Friday, January 27, 2017

Friday Miscellanea

Philip Glass turns 80 this month (Steve Reich's 80th was in October) so I guess we can't call him the new kid on the block any more. And according to him, we shouldn't even call him a "minimalist". For an entertaining interview with Mr. Glass, who just wrote his Symphony No. 11, see this Guardian article:
It seems that no one – not you, or Steve Reich, or John Adams – likes being called a minimalist. What do we call you if not that?
Let’s talk about this. The problem is no one is doing minimalism now. It’s music we wrote in the 1970s. It’s over 30 years out of date. It’s a crazy idea to use a description made up by journalists and editors to cover all kinds of music. It’s more confusing than descriptive. What do I really do? Listen to me. I’ve written 26 operas, 20 ballets, I don’t know how many film scores. I write theatre music. I write concert and symphonies too. I’m working on a new film score right now. Then I’ll start a new stage piece. My problem is people don’t believe I write symphonies. But I’m premiering Symphony No 11 in a couple of weeks. These are all different forms of music. Maybe I do too many things.
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Allan Kozinn has a review up of a new album of the music of Mieczyslaw Weinberg directed by Gidon Kremer. Kremer has long been perhaps the most interesting violinist when it comes to repertoire and this album underlines that. Weinberg, as readers of the Music Salon know (the link goes to a post devoted to Weinberg from 2013), was a friend and protege of Dmitri Shostakovich who wrote a great deal of excellent music that has still to make a place in the public consciousness. This album will help.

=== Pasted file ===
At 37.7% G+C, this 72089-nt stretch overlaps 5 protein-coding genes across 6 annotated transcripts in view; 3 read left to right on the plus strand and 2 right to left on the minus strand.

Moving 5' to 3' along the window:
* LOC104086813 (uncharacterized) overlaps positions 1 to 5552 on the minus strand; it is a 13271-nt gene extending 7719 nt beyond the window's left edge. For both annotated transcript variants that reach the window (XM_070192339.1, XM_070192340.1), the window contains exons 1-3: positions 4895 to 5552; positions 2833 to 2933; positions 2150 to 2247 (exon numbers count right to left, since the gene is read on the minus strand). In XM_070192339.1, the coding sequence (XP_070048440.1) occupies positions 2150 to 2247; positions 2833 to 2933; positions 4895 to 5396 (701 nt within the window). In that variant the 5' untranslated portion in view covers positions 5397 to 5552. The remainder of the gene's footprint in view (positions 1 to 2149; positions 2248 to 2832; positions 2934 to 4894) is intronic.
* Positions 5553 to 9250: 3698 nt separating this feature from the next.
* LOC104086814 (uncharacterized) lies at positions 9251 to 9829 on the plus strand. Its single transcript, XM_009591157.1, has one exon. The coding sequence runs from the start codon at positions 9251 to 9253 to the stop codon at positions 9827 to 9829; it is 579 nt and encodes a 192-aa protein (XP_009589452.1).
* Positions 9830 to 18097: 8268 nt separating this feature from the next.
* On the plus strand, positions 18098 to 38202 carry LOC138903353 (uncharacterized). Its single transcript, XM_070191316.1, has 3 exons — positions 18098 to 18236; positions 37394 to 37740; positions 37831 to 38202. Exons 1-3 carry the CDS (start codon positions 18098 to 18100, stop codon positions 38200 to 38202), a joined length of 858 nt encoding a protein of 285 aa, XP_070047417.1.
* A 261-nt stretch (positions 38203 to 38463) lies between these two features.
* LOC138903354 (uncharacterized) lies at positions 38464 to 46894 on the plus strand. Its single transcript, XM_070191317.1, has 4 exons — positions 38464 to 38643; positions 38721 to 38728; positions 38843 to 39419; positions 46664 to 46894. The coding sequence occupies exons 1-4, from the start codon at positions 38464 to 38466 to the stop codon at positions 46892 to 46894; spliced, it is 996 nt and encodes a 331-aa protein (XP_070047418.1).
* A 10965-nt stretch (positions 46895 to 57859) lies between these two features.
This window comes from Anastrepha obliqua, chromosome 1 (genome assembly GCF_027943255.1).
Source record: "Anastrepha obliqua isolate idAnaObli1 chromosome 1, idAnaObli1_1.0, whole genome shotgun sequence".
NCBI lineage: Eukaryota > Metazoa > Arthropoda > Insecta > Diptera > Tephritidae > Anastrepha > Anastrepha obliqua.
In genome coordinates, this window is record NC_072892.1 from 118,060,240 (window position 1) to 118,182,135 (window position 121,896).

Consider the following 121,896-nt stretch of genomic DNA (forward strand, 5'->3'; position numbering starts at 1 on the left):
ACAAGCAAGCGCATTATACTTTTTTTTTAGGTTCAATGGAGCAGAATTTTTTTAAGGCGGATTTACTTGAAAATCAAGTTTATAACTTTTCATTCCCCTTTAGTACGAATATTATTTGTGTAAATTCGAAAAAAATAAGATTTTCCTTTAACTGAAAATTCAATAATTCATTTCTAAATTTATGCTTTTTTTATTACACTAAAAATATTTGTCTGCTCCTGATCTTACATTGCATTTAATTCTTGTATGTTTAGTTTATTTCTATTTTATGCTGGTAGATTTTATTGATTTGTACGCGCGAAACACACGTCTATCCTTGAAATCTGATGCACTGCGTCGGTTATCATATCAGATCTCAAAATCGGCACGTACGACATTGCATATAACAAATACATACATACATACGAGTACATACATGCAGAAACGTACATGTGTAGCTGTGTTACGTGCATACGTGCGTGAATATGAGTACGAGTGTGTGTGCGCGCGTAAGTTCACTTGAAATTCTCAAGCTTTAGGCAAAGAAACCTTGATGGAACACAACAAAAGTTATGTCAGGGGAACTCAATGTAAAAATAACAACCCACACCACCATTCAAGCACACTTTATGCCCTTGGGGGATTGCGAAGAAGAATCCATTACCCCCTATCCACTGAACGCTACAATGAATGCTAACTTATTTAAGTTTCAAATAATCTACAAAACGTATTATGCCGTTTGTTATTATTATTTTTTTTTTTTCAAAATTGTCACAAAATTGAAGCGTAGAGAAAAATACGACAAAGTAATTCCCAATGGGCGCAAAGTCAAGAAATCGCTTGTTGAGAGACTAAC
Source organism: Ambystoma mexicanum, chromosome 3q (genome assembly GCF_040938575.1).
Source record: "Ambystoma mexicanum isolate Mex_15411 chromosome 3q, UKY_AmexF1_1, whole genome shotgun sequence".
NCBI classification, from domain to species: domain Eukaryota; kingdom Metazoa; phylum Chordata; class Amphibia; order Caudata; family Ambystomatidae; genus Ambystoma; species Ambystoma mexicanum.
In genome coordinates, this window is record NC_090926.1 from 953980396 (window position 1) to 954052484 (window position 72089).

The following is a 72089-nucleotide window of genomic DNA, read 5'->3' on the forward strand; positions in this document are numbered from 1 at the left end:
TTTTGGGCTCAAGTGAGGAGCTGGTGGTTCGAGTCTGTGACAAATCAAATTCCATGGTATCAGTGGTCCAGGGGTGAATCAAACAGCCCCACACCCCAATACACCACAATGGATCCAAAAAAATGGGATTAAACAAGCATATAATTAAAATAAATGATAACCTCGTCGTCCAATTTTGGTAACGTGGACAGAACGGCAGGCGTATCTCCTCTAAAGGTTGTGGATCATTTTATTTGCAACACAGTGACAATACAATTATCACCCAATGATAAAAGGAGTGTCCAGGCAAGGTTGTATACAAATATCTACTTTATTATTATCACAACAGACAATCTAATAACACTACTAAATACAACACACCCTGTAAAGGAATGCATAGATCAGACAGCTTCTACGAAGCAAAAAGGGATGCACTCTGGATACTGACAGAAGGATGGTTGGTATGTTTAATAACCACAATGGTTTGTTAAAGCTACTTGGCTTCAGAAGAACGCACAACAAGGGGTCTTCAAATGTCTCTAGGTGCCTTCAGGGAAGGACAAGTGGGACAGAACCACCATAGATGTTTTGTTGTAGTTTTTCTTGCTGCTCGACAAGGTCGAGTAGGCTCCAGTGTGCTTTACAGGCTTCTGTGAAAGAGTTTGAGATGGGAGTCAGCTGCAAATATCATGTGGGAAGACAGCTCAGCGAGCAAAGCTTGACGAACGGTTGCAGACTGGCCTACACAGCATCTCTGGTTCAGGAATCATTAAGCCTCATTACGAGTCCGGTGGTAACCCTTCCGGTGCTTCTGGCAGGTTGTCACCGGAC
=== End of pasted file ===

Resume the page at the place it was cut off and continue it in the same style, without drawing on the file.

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Somebody get this man a rhythm section!!

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Here's something you don't see every day: an orchestra comprised entirely of double basses:

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The Wall Street Journal has a review of Daniel Barenboim's ongoing Bruckner cycle by Barbara Jepson:
Daniel Barenboim and the Staatskapelle Berlin are in the midst of a historic undertaking at Carnegie Hall: a complete cycle of the nine numbered symphonies by Bruckner that continues through Jan. 29. It is reputedly the first performed in the U.S. during a single season.
One reason for the relative rarity of Bruckner cycles is the challenges these lengthy works present to musicians and listeners alike. Along with richly colored brass chorales, haunting melodies for strings, and orchestral unison blasts, there is a fair amount of overblown or mundane music. The longueurs of the Fifth Symphony’s opening movement, or the scherzo of the First, where the composer takes decent but not particularly inventive themes and repeats them interminably, are just two examples. Brahms’s catty categorization of Bruckner’s orchestral works as “symphonic boa constrictors” contains a grain of truth.
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An envoi of Kremer and the Kremerata Baltica playing Weinberg would make a nice end to today's miscellanea. This is the Adagio from the Sinfonietta No. 2, op. 74:

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